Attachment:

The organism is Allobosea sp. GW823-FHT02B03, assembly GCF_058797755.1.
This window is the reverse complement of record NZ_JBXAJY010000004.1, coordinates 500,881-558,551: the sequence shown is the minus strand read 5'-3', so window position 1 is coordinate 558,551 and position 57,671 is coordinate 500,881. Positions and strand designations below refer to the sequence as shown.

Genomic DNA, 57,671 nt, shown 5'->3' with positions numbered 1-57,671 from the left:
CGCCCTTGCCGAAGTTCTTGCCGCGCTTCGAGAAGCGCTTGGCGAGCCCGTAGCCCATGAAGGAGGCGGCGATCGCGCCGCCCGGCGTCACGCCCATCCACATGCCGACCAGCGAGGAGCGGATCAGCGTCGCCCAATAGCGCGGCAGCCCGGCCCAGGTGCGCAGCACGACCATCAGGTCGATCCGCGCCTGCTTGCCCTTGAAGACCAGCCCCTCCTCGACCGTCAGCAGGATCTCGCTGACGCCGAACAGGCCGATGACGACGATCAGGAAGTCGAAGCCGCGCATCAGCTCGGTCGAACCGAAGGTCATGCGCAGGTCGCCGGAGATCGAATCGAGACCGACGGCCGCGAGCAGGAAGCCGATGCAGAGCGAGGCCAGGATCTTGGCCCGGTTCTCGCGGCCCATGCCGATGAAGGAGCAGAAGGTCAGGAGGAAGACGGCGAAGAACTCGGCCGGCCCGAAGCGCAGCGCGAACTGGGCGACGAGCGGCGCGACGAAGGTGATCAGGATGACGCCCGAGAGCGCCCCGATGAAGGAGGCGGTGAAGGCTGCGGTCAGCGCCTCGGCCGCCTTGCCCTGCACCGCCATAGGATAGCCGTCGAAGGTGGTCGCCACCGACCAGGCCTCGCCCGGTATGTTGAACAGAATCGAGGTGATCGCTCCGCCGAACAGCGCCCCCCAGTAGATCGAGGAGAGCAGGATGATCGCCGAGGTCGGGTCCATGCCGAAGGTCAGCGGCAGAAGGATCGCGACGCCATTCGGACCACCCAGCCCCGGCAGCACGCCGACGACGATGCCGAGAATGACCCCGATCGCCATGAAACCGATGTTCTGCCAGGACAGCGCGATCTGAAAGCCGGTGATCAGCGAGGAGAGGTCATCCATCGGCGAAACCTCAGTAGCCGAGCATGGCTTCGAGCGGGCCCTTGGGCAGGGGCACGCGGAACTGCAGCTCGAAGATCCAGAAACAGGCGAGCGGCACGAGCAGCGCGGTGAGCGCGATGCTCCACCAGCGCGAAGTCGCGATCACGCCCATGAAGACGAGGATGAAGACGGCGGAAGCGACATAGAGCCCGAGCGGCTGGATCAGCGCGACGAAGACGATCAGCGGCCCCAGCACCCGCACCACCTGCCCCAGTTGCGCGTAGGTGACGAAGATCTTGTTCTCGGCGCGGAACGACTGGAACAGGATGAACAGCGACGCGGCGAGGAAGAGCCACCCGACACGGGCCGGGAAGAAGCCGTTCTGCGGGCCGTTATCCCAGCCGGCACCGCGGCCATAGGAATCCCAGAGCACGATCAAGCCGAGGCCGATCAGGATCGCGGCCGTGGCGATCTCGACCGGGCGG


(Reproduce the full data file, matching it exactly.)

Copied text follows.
The organism is Allobosea sp. GW823-FHT02B03, assembly GCF_058797755.1.
This window is the reverse complement of record NZ_JBXAJY010000004.1, coordinates 500,881-558,551: the sequence shown is the minus strand read 5'-3', so window position 1 is coordinate 558,551 and position 57,671 is coordinate 500,881. Positions and strand designations below refer to the sequence as shown.

Genomic DNA, 57,671 nt, shown 5'->3' with positions numbered 1-57,671 from the left:
CGCCCTTGCCGAAGTTCTTGCCGCGCTTCGAGAAGCGCTTGGCGAGCCCGTAGCCCATGAAGGAGGCGGCGATCGCGCCGCCCGGCGTCACGCCCATCCACATGCCGACCAGCGAGGAGCGGATCAGCGTCGCCCAATAGCGCGGCAGCCCGGCCCAGGTGCGCAGCACGACCATCAGGTCGATCCGCGCCTGCTTGCCCTTGAAGACCAGCCCCTCCTCGACCGTCAGCAGGATCTCGCTGACGCCGAACAGGCCGATGACGACGATCAGGAAGTCGAAGCCGCGCATCAGCTCGGTCGAACCGAAGGTCATGCGCAGGTCGCCGGAGATCGAATCGAGACCGACGGCCGCGAGCAGGAAGCCGATGCAGAGCGAGGCCAGGATCTTGGCCCGGTTCTCGCGGCCCATGCCGATGAAGGAGCAGAAGGTCAGGAGGAAGACGGCGAAGAACTCGGCCGGCCCGAAGCGCAGCGCGAACTGGGCGACGAGCGGCGCGACGAAGGTGATCAGGATGACGCCCGAGAGCGCCCCGATGAAGGAGGCGGTGAAGGCTGCGGTCAGCGCCTCGGCCGCCTTGCCCTGCACCGCCATAGGATAGCCGTCGAAGGTGGTCGCCACCGACCAGGCCTCGCCCGGTATGTTGAACAGAATCGAGGTGATCGCTCCGCCGAACAGCGCCCCCCAGTAGATCGAGGAGAGCAGGATGATCGCCGAGGTCGGGTCCATGCCGAAGGTCAGCGGCAGAAGGATCGCGACGCCATTCGGACCACCCAGCCCCGGCAGCACGCCGACGACGATGCCGAGAATGACCCCGATCGCCATGAAACCGATGTTCTGCCAGGACAGCGCGATCTGAAAGCCGGTGATCAGCGAGGAGAGGTCATCCATCGGCGAAACCTCAGTAGCCGAGCATGGCTTCGAGCGGGCCCTTGGGCAGGGGCACGCGGAACTGCAGCTCGAAGATCCAGAAACAGGCGAGCGGCACGAGCAGCGCGGTGAGCGCGATGCTCCACCAGCGCGAAGTCGCGATCACGCCCATGAAGACGAGGATGAAGACGGCGGAAGCGACATAGAGCCCGAGCGGCTGGATCAGCGCGACGAAGACGATCAGCGGCCCCAGCACCCGCACCACCTGCCCCAGTTGCGCGTAGGTGACGAAGATCTTGTTCTCGGCGCGGAACGACTGGAACAGGATGAACAGCGACGCGGCGAGGAAGAGCCACCCGACACGGGCCGGGAAGAAGCCGTTCTGCGGGCCGTTATCCCAGCCGGCACCGCGGCCATAGGAATCCCAGAGCACGATCAAGCCGAGGCCGATCAGGATCGCGGCCGTGGCGATCTCGACCGGGCGG